So will creating an safe and equitable Smart City be a bumpy road (pun intended)? Yes. But progress is rarely smooth and generally moves forward. So if you are lucky enough to be in a city with such an initiative (San Diego, San Francisco, Houston… among others) jump into the fray and find out what apps are available. Download and help push our cities towards a safer, smarter place to call home.

The recent presidential election has brought the issue of cyber security to the front page of most new sites and newspapers. It appears that Russia hacked into the Democratic National Committee headquarters and that China hacked into federal employee records at the Office of Personnel Management. Foreign governments are looking at our nation’s private information. So what action should the US take? And what happens if we don’t do anything?

Cyber security is unlike most other forms of science. For example, medical research is very expensive and requires tremendous technology for progress. There aren’t too many teens in their parent’s basements pushing the boundaries of medical research. That’s untrue for cyber security. A sole individual with a good computer and a keen mind can make tremendous headway in the creating or destroying security systems. 
In short, cyber security in the US will progress – with or without assistance from the White House.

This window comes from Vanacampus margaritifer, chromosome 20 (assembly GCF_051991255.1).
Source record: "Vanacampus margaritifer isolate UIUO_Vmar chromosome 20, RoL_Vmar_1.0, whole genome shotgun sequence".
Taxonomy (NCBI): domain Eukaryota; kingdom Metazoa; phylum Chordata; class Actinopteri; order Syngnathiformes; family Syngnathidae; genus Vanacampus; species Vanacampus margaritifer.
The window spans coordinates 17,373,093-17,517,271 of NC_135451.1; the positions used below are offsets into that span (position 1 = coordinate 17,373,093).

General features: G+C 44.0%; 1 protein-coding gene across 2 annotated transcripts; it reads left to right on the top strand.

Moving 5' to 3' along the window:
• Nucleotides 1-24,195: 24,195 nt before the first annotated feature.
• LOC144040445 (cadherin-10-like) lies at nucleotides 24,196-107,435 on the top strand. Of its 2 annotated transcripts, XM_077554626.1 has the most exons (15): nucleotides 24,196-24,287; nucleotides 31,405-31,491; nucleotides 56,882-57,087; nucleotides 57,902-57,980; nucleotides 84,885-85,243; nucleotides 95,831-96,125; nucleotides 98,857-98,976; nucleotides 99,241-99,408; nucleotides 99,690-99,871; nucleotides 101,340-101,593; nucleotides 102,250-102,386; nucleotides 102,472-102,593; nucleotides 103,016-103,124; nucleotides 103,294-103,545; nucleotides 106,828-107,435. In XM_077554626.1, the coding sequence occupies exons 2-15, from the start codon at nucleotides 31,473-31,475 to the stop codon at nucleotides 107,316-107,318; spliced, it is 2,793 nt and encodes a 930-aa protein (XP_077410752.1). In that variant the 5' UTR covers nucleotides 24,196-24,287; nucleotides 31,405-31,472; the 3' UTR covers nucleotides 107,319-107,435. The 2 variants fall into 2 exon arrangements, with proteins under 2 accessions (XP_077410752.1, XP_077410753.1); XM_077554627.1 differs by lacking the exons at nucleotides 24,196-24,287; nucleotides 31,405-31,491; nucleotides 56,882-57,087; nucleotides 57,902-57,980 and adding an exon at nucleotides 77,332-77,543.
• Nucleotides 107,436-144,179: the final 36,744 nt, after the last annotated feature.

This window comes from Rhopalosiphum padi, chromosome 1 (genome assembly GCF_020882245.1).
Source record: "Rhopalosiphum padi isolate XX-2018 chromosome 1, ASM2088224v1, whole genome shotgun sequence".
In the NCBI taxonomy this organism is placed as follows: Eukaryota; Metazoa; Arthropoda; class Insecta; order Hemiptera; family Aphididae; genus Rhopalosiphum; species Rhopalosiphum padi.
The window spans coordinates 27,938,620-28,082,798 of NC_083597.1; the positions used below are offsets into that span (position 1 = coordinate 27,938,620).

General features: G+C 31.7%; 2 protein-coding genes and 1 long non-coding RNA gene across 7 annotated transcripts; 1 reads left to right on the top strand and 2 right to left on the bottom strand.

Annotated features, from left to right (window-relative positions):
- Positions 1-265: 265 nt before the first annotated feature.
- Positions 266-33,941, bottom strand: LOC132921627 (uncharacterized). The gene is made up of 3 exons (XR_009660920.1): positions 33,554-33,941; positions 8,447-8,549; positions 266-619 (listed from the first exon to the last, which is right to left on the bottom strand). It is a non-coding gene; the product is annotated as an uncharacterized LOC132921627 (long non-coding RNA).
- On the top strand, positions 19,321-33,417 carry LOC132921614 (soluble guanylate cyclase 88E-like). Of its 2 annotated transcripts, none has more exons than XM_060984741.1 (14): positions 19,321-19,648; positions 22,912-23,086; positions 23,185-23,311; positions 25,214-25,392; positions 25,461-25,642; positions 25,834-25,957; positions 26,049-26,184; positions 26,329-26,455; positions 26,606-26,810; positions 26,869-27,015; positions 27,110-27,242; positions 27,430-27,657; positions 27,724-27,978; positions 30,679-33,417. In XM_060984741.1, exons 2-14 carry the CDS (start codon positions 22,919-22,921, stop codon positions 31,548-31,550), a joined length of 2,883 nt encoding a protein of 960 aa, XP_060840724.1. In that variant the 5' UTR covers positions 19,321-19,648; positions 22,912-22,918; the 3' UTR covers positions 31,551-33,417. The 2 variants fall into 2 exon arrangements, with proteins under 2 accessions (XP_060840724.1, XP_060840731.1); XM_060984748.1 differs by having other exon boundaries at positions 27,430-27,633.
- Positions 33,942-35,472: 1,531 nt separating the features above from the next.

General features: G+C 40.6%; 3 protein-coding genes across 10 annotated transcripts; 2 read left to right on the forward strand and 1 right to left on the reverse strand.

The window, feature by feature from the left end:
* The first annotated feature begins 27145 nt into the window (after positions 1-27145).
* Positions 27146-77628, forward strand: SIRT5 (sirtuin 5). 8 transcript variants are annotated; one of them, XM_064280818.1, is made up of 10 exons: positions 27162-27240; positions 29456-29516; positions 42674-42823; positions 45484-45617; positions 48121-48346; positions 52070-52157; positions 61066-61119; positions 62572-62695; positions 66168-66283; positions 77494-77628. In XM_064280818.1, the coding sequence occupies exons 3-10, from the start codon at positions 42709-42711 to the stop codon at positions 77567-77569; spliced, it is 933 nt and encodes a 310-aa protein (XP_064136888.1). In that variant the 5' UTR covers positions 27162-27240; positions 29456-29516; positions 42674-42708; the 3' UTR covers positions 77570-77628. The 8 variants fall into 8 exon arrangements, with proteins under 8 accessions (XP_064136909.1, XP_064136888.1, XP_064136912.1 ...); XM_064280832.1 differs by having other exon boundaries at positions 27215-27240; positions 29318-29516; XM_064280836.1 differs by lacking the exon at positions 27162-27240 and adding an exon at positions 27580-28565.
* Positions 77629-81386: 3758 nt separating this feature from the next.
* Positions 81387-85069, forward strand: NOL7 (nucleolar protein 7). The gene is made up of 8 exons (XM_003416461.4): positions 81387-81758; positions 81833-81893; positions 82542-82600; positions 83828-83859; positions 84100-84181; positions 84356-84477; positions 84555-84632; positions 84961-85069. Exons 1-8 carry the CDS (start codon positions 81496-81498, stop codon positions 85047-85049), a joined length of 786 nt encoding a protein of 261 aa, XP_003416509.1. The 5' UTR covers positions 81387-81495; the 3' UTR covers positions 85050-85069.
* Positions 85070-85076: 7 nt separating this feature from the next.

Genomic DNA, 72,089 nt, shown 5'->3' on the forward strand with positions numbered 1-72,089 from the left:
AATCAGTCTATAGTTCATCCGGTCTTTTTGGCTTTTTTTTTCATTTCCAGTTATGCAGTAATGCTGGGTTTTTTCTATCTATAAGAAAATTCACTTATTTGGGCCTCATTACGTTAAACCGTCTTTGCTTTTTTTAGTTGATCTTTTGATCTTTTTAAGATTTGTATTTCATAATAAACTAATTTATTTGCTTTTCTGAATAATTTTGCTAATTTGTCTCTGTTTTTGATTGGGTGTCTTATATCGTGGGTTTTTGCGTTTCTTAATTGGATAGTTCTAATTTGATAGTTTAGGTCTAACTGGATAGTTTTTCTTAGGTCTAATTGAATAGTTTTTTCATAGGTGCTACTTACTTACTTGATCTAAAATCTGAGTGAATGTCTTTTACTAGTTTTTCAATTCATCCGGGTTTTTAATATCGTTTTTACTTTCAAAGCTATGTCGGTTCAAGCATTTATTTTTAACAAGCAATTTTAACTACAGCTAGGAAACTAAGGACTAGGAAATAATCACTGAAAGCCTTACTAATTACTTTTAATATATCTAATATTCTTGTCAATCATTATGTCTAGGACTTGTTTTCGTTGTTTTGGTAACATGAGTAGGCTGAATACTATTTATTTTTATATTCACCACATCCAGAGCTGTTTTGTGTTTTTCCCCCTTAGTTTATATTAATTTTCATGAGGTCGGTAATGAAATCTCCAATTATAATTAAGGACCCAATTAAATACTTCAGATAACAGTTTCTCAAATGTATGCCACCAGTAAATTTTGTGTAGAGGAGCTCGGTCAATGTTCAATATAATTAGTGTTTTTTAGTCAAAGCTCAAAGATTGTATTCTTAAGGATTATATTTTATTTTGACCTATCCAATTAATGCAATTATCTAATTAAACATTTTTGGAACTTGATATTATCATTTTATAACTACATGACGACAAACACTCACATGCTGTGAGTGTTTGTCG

There are some benefits of staying out of the way. Big institutions tend to add bureaucracy, slowing progress to a crawl. Left alone to evolve, programmers might generate insightful and innovative solutions that would have been crushed under the weight of over-management. Sadly, capturing those wild-west developments becomes incredibly difficult if not under the watchful eye of a federal program.
Generally, privately funded research will keep pace with the worldwide race of building and breaking security. But private companies might simply sell their secrets to the highest bidder.
The solution is difficult to define: allow progress in an organic, creative way while trapping the results and keeping solutions inside our borders. The players are even more difficult to wrangle: renegade programmers, educational institutions, private firms, and federal offices. They aren’t going to play well with others.
The good news is that cyber security may not necessarily need federal funds to progress. The bad news is that without those funds, progress might simply land in the hands of the foreign players who already have their hands in our private affairs.